Deep down every Kopite knew that the 5-1 pasting that we handed Arsenal in this fixture last season just wasn’t on, but by the way Liverpool started, you never would have thought it. That is, until you saw the way they ended.
Philippe Coutinho looked like he’d handed the Reds the lead on the stroke of half-time when his low shot was drilled into the bottom corner of the net, but Mathieu Debuchy somehow out-jumped Martin Skrtel to nod home with practically the final touch of the opening period. Olivier Giroud put the Gunners ahead just after the hour mark following some comical defending, but Arsene Wenger’s side never looked like hanging on to the lead even after the hosts went down to ten men and it would be Skrtel, who bagged a pair of headed goals in last season’s thrashing, that punished Arsenal yet again.
By the time the final whistle was blown, you’d have to wonder exactly what we have to do to finally score. With the echoes of Kenny Dalglish’s final season in charge of Liverpool ringing out as loud as it was clear, the Reds created everything, but came away with nothing as a clinical Manchester United ran out deserved winners.
Louis van Gaal’s side recovered quickly after Raheem Sterling squandered his first chance of the day with Antonio Valencia getting the best of both Joe Allen and Adam Lallana to pull the ball back to find Wayne Rooney’s perfectly timed run. The hosts doubled up in controversially fashion just before the break when Robin van Persie’s glanced header from Ashley Young’s cross found Juan Mata in an offside position to head home, but the matter was put to bed midway through the second when the pair combined again, this time with the Dutchman sweeping home in place of the Spaniard.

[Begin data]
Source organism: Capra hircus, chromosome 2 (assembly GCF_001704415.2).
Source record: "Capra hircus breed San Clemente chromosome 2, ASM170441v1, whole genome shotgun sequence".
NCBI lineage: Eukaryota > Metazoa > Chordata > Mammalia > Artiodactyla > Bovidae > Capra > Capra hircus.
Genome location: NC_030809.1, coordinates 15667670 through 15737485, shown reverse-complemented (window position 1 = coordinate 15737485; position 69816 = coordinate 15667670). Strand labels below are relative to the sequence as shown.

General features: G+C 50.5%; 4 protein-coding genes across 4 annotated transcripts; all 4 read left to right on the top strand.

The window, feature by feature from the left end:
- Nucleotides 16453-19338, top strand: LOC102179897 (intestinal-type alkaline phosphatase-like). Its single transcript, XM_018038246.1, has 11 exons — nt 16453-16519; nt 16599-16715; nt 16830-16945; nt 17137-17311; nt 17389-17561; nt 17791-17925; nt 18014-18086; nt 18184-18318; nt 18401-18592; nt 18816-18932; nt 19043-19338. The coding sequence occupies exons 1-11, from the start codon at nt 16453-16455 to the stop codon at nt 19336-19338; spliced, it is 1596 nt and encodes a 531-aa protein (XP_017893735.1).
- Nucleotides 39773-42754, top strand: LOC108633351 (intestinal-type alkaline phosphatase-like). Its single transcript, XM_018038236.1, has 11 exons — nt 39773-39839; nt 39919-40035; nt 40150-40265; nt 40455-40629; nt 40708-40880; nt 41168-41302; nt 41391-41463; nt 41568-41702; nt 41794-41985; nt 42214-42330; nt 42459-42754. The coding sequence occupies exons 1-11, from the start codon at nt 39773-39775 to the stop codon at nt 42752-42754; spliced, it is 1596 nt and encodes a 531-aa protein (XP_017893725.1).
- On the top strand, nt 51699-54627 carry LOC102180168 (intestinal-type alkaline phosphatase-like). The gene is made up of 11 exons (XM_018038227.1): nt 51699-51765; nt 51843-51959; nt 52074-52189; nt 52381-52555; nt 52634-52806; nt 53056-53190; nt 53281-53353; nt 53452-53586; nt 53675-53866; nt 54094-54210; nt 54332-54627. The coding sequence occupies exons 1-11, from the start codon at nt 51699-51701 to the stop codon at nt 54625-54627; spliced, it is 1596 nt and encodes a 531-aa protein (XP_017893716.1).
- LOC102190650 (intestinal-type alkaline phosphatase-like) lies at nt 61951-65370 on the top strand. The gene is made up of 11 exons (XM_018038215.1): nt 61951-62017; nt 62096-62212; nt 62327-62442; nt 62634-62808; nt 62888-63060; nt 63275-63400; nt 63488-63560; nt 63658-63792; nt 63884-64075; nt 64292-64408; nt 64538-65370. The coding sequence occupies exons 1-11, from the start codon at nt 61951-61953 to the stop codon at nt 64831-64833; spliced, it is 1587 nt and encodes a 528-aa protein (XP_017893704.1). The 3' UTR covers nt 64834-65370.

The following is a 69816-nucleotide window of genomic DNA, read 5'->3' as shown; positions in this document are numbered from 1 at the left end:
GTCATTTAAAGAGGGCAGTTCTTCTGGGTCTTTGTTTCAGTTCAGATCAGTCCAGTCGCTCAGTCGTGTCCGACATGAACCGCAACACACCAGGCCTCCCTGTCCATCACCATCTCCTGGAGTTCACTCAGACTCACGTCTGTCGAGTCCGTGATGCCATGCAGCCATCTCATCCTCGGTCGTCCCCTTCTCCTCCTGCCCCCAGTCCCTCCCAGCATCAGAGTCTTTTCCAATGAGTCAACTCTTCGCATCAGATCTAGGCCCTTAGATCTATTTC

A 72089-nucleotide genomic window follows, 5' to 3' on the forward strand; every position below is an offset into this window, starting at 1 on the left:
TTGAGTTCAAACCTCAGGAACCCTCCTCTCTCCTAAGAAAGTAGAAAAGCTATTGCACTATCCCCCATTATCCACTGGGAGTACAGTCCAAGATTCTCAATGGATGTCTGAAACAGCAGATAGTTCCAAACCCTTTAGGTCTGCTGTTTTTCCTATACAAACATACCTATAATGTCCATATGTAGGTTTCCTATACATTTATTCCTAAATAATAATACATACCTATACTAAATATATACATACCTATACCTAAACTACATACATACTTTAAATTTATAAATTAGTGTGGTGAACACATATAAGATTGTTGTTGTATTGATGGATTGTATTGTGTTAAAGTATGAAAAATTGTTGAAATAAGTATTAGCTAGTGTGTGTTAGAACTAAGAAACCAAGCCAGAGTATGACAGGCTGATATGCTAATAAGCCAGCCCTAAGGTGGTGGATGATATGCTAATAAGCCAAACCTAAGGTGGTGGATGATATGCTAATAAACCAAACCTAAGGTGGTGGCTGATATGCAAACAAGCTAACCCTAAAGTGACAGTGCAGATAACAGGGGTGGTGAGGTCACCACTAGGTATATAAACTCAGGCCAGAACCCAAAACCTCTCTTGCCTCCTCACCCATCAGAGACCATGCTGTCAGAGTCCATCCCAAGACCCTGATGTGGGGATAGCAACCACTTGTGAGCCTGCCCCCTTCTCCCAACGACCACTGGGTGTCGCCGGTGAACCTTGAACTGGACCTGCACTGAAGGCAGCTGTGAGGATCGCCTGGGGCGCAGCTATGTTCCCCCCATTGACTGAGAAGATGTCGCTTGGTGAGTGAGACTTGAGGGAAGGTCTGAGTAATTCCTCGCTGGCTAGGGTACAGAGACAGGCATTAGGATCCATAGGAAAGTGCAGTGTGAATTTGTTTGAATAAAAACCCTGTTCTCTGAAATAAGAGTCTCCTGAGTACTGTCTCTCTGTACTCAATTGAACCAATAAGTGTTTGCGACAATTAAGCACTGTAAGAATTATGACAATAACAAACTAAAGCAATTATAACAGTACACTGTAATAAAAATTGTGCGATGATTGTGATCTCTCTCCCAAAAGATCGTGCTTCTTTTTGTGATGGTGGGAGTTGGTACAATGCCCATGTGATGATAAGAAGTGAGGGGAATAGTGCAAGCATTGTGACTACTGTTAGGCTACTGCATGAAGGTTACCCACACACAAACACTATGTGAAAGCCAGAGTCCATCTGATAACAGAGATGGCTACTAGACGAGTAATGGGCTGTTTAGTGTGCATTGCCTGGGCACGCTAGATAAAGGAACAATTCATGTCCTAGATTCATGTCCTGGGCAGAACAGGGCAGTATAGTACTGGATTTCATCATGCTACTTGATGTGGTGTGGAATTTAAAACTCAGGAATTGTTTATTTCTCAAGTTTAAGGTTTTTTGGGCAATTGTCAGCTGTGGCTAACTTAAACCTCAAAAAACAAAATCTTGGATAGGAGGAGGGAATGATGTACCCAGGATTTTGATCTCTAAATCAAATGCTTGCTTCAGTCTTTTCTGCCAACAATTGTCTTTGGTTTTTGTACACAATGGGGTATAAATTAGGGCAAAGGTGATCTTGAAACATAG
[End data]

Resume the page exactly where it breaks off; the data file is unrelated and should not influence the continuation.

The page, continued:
No one ever wants to lose this fixture; I don’t say this often, but I think I speak for both sets of supporters when I say that we don’t need Sky Sports, Mark Lawrensen or anyone else to convince us of our mutual dislike for one another. It’s not like anyone would let us forget, but we know what this means.
You can throw the form book, along with the rest of the football clichés out the window, when Liverpool visit Old Trafford tomorrow. Manchester United somehow beat high flying Southampton on Monday and the Reds dropped out of the Champions League at the hands of of FC Basel with a tame performance on Tuesday — in a normal match either of those two events might help tip the scales one way or another, but when it comes to the Northwest Derby, nothing that comes before makes a lick of difference.
Sunderland just keep on frustrating; the Black Cats look to have recovered from the thrashing they got at the hands of Manchester City midweek, putting in a resolutely defensive performance to deny Liverpool the chance to claim their third win in one week.
To be fair, the hosts did little to lay claim to it — of their 15-shots on goal, a mere two were on target as their poor run in front of net continued in earnest. A strike from Philippe Coutinho after good work from Raheem Sterling got the Brazilian on the end of the ball and a somewhat dodgy penalty appeal from the winger were two of the only events of note for the Reds, but if you want to talk chances, even though Gus Poyet’s side set up more to stifle than create, they came the closest to getting on the score-sheet.
I’ve said it many times before and you’ll excuse me if I say it again: a win is a win is a win. Liverpool record their first victory on the road since late October by downing bottom of the barrel Leicester City 3-1 in a performance highly reminiscent of their win at the weekend — far from their scintillating best, but nowhere near their embarrassing worst.
Simon Mignolet did little to assure the Reds faithful of his competence between the sticks, following up a glaring error with an own goal as the Foxes took a surprise first half lead, but that tidbit of momentum lasted a mere four minutes when Adam Lallana played poacher to level the scores. Steven Gerrard, returning to the starting eleven since riding the pine against Stoke City on Saturday, gave his side the go-ahead with a composed finish before Jordan Henderson rounded things out against ten-men after Wes Morgan was shown a straight red.